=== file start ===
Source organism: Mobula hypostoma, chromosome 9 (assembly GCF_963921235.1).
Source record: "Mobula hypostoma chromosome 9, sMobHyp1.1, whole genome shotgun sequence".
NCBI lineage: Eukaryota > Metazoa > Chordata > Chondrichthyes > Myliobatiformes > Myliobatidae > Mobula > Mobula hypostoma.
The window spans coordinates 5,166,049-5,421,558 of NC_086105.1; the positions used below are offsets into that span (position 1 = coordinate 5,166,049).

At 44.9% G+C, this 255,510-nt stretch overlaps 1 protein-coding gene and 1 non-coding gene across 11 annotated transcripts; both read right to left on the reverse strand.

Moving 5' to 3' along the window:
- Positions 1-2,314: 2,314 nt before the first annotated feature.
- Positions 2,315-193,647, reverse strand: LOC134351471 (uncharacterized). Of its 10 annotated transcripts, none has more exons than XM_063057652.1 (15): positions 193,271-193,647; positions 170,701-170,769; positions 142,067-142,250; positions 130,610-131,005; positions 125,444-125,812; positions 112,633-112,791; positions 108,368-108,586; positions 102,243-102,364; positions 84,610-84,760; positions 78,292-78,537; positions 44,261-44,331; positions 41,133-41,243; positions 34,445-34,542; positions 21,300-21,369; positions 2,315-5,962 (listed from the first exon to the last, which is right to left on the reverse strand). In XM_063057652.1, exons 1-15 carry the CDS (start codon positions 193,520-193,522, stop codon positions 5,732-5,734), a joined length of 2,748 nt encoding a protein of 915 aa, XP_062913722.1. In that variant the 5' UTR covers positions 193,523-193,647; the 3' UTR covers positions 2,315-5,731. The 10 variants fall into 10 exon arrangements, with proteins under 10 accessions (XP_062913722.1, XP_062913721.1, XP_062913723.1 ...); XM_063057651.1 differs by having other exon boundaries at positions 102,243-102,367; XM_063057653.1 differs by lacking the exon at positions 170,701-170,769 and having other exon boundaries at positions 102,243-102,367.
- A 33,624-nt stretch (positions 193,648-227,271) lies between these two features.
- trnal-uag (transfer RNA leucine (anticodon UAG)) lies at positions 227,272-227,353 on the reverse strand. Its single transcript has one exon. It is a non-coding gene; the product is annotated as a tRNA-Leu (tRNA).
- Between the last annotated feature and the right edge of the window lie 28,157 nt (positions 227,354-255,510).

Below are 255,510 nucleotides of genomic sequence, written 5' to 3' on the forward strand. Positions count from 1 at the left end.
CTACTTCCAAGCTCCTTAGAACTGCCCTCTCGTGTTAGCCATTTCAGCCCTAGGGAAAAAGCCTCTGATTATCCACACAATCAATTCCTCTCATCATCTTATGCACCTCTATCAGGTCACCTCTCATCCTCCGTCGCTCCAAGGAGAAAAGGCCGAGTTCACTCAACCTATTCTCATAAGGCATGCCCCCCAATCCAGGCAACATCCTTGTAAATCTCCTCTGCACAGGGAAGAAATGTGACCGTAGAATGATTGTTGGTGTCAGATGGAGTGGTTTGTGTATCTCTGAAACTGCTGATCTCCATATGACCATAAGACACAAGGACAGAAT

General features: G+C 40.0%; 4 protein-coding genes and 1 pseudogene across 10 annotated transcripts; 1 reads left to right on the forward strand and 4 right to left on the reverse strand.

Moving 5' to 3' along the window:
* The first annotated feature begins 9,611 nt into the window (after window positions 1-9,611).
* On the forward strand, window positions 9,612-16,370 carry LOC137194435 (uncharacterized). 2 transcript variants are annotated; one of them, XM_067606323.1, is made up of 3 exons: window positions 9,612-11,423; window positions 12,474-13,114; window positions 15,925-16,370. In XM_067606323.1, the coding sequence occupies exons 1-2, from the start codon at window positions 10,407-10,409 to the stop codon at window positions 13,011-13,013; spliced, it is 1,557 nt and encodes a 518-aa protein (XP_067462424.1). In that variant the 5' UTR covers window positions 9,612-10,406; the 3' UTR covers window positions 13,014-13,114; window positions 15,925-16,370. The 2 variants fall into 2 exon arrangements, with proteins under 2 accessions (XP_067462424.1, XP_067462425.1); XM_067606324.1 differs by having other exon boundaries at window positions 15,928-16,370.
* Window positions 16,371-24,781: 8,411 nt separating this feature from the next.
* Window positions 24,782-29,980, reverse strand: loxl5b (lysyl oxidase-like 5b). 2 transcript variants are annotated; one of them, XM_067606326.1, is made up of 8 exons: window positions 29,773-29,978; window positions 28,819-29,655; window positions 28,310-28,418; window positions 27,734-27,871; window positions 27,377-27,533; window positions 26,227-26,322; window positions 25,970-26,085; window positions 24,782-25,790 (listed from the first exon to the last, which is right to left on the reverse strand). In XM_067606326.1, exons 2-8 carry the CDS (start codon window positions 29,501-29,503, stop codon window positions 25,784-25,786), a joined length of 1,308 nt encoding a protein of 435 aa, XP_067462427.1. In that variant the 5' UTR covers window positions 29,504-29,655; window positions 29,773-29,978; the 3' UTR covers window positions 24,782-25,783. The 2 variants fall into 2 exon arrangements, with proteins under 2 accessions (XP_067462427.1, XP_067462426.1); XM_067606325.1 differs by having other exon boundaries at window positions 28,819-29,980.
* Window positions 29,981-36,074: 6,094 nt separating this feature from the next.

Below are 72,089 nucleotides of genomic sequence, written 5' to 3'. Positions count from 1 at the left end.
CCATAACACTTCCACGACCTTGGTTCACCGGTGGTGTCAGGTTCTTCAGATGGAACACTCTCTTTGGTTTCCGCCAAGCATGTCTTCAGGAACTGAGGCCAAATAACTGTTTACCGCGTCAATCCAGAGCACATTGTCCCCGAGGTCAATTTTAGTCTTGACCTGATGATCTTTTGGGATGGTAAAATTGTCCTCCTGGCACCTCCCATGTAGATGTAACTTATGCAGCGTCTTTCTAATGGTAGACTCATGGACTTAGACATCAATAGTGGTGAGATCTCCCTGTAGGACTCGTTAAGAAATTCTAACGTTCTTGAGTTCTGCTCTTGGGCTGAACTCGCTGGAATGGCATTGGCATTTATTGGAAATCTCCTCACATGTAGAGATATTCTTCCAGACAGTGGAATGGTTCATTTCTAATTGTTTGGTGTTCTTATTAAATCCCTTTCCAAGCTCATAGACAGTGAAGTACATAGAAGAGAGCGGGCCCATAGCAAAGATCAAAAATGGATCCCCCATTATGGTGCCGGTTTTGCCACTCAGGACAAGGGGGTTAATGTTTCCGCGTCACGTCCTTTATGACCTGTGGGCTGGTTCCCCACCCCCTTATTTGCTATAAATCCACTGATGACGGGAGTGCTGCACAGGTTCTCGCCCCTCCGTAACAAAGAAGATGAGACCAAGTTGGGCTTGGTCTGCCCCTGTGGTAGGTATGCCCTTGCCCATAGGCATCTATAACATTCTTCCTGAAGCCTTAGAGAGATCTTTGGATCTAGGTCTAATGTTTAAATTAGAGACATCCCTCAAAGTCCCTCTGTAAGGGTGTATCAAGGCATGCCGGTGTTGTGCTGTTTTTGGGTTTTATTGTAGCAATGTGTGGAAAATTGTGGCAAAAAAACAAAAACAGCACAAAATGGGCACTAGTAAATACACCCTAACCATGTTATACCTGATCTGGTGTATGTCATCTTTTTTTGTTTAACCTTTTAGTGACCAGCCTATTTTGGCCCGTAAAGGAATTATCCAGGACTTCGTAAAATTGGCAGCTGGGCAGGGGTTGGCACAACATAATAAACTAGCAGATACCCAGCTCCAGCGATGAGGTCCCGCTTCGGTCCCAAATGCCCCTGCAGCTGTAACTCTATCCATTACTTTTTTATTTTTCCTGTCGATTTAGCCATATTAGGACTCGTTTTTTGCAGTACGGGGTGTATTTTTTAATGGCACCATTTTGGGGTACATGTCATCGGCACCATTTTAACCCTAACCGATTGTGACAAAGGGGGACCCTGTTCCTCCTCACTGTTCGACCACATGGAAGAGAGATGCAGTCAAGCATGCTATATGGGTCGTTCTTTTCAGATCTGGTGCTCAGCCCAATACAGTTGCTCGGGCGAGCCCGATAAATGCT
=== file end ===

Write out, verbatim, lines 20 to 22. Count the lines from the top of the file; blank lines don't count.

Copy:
* Window positions 29,981-36,074: 6,094 nt separating this feature from the next.

Below are 72,089 nucleotides of genomic sequence, written 5' to 3'. Positions count from 1 at the left end.
CCATAACACTTCCACGACCTTGGTTCACCGGTGGTGTCAGGTTCTTCAGATGGAACACTCTCTTTGGTTTCCGCCAAGCATGTCTTCAGGAACTGAGGCCAAATAACTGTTTACCGCGTCAATCCAGAGCACATTGTCCCCGAGGTCAATTTTAGTCTTGACCTGATGATCTTTTGGGATGGTAAAATTGTCCTCCTGGCACCTCCCATGTAGATGTAACTTATGCAGCGTCTTTCTAATGGTAGACTCATGGACTTAGACATCAATAGTGGTGAGATCTCCCTGTAGGACTCGTTAAGAAATTCTAACGTTCTTGAGTTCTGCTCTTGGGCTGAACTCGCTGGAATGGCATTGGCATTTATTGGAAATCTCCTCACATGTAGAGATATTCTTCCAGACAGTGGAATGGTTCATTTCTAATTGTTTGGTGTTCTTATTAAATCCCTTTCCAAGCTCATAGACAGTGAAGTACATAGAAGAGAGCGGGCCCATAGCAAAGATCAAAAATGGATCCCCCATTATGGTGCCGGTTTTGCCACTCAGGACAAGGGGGTTAATGTTTCCGCGTCACGTCCTTTATGACCTGTGGGCTGGTTCCCCACCCCCTTATTTGCTATAAATCCACTGATGACGGGAGTGCTGCACAGGTTCTCGCCCCTCCGTAACAAAGAAGATGAGACCAAGTTGGGCTTGGTCTGCCCCTGTGGTAGGTATGCCCTTGCCCATAGGCATCTATAACATTCTTCCTGAAGCCTTAGAGAGATCTTTGGATCTAGGTCTAATGTTTAAATTAGAGACATCCCTCAAAGTCCCTCTGTAAGGGTGTATCAAGGCATGCCGGTGTTGTGCTGTTTTTGGGTTTTATTGTAGCAATGTGTGGAAAATTGTGGCAAAAAAACAAAAACAGCACAAAATGGGCACTAGTAAATACACCCTAACCATGTTATACCTGATCTGGTGTATGTCATCTTTTTTTGTTTAACCTTTTAGTGACCAGCCTATTTTGGCCCGTAAAGGAATTATCCAGGACTTCGTAAAATTGGCAGCTGGGCAGGGGTTGGCACAACATAATAAACTAGCAGATACCCAGCTCCAGCGATGAGGTCCCGCTTCGGTCCCAAATGCCCCTGCAGCTGTAACTCTATCCATTACTTTTTTATTTTTCCTGTCGATTTAGCCATATTAGGACTCGTTTTTTGCAGTACGGGGTGTATTTTTTAATGGCACCATTTTGGGGTACATGTCATCGGCACCATTTTAACCCTAACCGATTGTGACAAAGGGGGACCCTGTTCCTCCTCACTGTTCGACCACATGGAAGAGAGATGCAGTCAAGCATGCTATATGGGTCGTTCTTTTCAGATCTGGTGCTCAGCCCAATACAGTTGCTCGGGCGAGCCCGATAAATGCT